Ableton Live Tutorial: Using Ableton Link – Step By Step Continued
Martin Delaney continues his step by step to using Ableton Link to sync your projects, iOS apps and hardware… 7: If nobody else is connected via Link, Live will behave exactly as it always does, so don’t worry about that – you can start, stop, change tempo, send and receive MIDI, whatever you need to […]
Martin Delaney continues his step by step to using Ableton Link to sync your projects, iOS apps and hardware…
7: If nobody else is connected via Link, Live will behave exactly as it always does, so don’t worry about that – you can start, stop, change tempo, send and receive MIDI, whatever you need to do.
8: If both computers are Link-enabled, you’ll see a ‘1’ in the Link indicator on each computer. They will both be showing the same tempo as well. Start Live running on both…
9: …and they’ll play in sync as you launch clips or change anything else as usual. However, you’ll notice they don’t start and stop together, or even show the same bar/beat/16“th count in transport.
10: Link is just a clock that your software can join, it has no beginning or end. If you want full transport control in that sense, you should use ReWire or a MIDI-based sync method.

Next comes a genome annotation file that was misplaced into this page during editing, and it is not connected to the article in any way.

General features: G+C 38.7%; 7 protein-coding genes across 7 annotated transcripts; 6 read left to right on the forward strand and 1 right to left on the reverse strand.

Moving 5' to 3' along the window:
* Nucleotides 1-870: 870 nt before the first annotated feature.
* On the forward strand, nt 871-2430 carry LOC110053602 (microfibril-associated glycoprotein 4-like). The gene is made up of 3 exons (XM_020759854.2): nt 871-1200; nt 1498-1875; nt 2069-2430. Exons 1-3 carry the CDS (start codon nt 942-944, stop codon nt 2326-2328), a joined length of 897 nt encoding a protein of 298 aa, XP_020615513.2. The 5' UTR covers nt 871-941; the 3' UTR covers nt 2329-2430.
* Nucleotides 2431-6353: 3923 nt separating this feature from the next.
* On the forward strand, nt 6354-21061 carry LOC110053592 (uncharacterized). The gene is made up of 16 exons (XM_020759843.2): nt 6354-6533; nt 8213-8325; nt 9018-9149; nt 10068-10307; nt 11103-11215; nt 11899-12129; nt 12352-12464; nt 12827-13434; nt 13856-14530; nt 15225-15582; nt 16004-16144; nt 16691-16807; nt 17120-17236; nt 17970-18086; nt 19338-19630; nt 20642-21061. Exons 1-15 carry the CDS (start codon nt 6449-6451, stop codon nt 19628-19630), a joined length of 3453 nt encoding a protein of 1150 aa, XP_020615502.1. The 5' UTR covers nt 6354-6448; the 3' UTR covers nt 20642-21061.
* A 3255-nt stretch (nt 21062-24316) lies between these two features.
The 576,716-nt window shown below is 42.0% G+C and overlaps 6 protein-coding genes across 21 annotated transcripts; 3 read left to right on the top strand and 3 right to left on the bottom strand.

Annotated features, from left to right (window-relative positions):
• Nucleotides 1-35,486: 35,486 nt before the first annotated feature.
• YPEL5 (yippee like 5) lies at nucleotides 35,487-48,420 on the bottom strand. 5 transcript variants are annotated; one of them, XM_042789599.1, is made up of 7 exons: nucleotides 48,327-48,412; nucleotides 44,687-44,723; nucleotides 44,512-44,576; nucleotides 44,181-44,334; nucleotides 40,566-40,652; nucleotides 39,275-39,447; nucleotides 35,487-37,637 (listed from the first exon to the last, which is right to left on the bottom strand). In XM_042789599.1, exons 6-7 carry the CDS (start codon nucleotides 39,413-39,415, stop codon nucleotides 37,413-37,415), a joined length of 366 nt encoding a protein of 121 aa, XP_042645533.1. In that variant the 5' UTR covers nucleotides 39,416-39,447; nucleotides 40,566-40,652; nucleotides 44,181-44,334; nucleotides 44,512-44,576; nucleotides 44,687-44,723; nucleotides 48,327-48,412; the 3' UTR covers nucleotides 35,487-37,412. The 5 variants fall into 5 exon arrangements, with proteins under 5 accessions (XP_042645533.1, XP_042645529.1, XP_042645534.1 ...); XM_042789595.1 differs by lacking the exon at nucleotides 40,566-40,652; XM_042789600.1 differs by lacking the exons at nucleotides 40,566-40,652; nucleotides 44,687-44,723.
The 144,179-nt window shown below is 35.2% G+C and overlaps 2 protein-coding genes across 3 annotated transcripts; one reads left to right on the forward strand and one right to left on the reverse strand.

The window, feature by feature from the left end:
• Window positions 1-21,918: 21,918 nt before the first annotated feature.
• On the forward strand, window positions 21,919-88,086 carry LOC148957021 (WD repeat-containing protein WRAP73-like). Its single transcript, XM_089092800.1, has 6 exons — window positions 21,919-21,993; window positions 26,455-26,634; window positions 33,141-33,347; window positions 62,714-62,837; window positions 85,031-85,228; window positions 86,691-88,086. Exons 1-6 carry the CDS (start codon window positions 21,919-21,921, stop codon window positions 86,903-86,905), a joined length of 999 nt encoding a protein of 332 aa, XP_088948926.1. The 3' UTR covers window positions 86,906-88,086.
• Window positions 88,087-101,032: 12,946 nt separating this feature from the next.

11: If you need synced Live projects that can change tempo without losing the plot, Link might be your best option. Changes are fast and smooth and I’ve not experienced anything dropping off the jam.
12: Even though you began your Link jam with computer A, you can stop that running at any time, and even disable Link, and bring it back in later, and it won’t affect computer B – that’ll keep rolling.
13: So you have two computers locked. Now you can add your iOS device to the WiFi network, launch a Link-ready app and join the jam with that. The indicators on Live update to show a new device.
14: Hopefully, you’re getting the idea. You can add more computers and iOS devices; there’s no stated limit to how many participants can play at once. Note: you can Link iOS devices without a computer.
15: It’s cool that Ableton built that in instead of keeping people locked to using Live. You can also use Link to sync multiple devices on the same iOS device, which might be useful.
16: You can add MIDI hardware to this rig. If you have a hardware synth or drum machine synced to Live via MIDI, that will continue to play and change tempo along with the Linked apps.
17: It’s important to make sure that nothing is trying to send MIDI sync in to the jam, as it will cause timing confusion. Make sure that any MIDI sync inputs to Live are disabled.
18: One last thing you’ll have to think about is audio. Unless you’re doing a table-top jam at home, you’ll need to connect each device to a mixer as usual – Link doesn’t do anything with audio.